The lawsuit sought to prevent federal funding for human embryonic stem cell research, claiming that the research violated the Dickey-Wicker amendment that prohibits federal funding of research in which human embryos are destroyed.
The Dickey-Wicker amendment does prevent federal funding for the creation of human embryonic stem cell lines, which uses embryos left over from in vitro fertilization clinics. These 4-5 day old embryos are the source of virtually all human embryonic stem cell lines in use today.
However, federal agencies such as the National Institutes of Health – the major funder of biomedical research in the United States – have been able to fund research using human embryonic stem cell lines. Under president Bush, the number of lines that were available for federal funding was severely restricted. Under president Obama, many additional lines became available for federal funding once they had passed an ethics review. A registry of all lines approved for federal funding is available here.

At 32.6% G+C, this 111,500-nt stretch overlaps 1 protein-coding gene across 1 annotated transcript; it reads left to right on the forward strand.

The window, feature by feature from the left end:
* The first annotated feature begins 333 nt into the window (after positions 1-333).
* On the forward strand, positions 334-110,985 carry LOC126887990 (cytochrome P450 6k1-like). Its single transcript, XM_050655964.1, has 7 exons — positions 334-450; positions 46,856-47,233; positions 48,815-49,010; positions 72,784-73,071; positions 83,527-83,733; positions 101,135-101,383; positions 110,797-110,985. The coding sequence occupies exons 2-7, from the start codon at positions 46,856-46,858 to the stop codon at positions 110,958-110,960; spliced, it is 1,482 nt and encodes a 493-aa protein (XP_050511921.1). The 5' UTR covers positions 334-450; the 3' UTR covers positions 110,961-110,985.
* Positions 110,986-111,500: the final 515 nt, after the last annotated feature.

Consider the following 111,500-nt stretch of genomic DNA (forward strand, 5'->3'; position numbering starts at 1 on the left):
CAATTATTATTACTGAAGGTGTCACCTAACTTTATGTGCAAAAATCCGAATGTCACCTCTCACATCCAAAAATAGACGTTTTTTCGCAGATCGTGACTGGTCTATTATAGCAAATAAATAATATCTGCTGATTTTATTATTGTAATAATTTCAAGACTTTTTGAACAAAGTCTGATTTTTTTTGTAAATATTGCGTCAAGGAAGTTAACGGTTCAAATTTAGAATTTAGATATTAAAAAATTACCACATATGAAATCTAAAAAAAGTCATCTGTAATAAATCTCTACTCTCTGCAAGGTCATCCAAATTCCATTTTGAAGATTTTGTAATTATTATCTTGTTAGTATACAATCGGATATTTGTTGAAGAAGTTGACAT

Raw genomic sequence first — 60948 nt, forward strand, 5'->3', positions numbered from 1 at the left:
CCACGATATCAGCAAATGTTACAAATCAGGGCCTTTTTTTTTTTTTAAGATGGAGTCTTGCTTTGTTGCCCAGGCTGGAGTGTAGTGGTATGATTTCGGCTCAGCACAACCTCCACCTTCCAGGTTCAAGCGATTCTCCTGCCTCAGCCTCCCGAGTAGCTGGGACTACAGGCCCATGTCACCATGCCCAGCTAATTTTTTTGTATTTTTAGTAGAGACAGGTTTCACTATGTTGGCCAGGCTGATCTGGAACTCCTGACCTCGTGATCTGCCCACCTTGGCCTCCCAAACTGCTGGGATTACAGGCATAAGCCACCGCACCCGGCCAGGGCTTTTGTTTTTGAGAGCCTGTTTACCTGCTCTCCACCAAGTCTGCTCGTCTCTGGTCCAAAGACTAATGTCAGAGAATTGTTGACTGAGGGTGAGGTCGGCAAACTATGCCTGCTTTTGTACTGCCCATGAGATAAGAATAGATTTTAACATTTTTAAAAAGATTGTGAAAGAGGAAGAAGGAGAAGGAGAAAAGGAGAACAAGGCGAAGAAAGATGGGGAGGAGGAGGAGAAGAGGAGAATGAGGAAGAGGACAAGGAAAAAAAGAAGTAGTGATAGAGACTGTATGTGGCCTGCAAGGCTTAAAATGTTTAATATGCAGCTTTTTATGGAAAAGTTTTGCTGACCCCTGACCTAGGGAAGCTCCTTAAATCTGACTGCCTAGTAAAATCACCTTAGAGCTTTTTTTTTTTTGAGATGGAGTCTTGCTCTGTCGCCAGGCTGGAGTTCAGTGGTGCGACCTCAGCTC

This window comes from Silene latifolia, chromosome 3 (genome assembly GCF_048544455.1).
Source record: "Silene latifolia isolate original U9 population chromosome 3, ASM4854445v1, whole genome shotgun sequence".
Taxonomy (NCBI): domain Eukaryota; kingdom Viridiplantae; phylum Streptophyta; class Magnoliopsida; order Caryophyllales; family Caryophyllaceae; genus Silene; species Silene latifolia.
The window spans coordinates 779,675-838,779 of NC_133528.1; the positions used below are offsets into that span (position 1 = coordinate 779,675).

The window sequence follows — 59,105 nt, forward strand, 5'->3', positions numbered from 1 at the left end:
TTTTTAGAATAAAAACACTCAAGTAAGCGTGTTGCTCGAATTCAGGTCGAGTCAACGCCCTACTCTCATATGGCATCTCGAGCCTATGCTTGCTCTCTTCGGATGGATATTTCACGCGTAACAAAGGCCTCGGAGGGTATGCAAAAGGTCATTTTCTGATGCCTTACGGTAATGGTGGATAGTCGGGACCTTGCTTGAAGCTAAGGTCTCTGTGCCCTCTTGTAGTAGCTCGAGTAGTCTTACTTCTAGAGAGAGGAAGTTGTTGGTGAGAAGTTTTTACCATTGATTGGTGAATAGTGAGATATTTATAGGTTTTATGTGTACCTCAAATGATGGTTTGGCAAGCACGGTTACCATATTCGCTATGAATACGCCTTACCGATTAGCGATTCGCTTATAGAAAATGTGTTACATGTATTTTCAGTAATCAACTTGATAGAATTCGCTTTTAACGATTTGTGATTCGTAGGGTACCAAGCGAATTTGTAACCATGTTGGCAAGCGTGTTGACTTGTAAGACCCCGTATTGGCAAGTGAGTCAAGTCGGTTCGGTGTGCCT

CIRM has been able to fund the creation of new stem cell lines, several of which are also included on the NIH registry, and additional lines are listed here. Our Stem Cell Basics includes information about how new stem cell lines are created.
The judges for the U.S. Court of Appeals for the District of Columbia Circuit wrote three different rationales for their decision but were unanimous in the key decision, writing:
Because we conclude that the district court committed no error, we affirm the order and judgment under review.Here's some history on the lawsuit from this blog:
- What the embryonic stem cell research ban means to California researchers (8/27/2010)
- Government appeals stem cell ruling, claims harm to patients (8/31/2010)
- The ups and downs of federal funding for stem cell research (9/9/2010)
- Legal wrangling slows Stanford researcher's quest for a cure (9/15/2010)
- U.S. Appeals Court decision--good news, but not the final word (4/29/2011)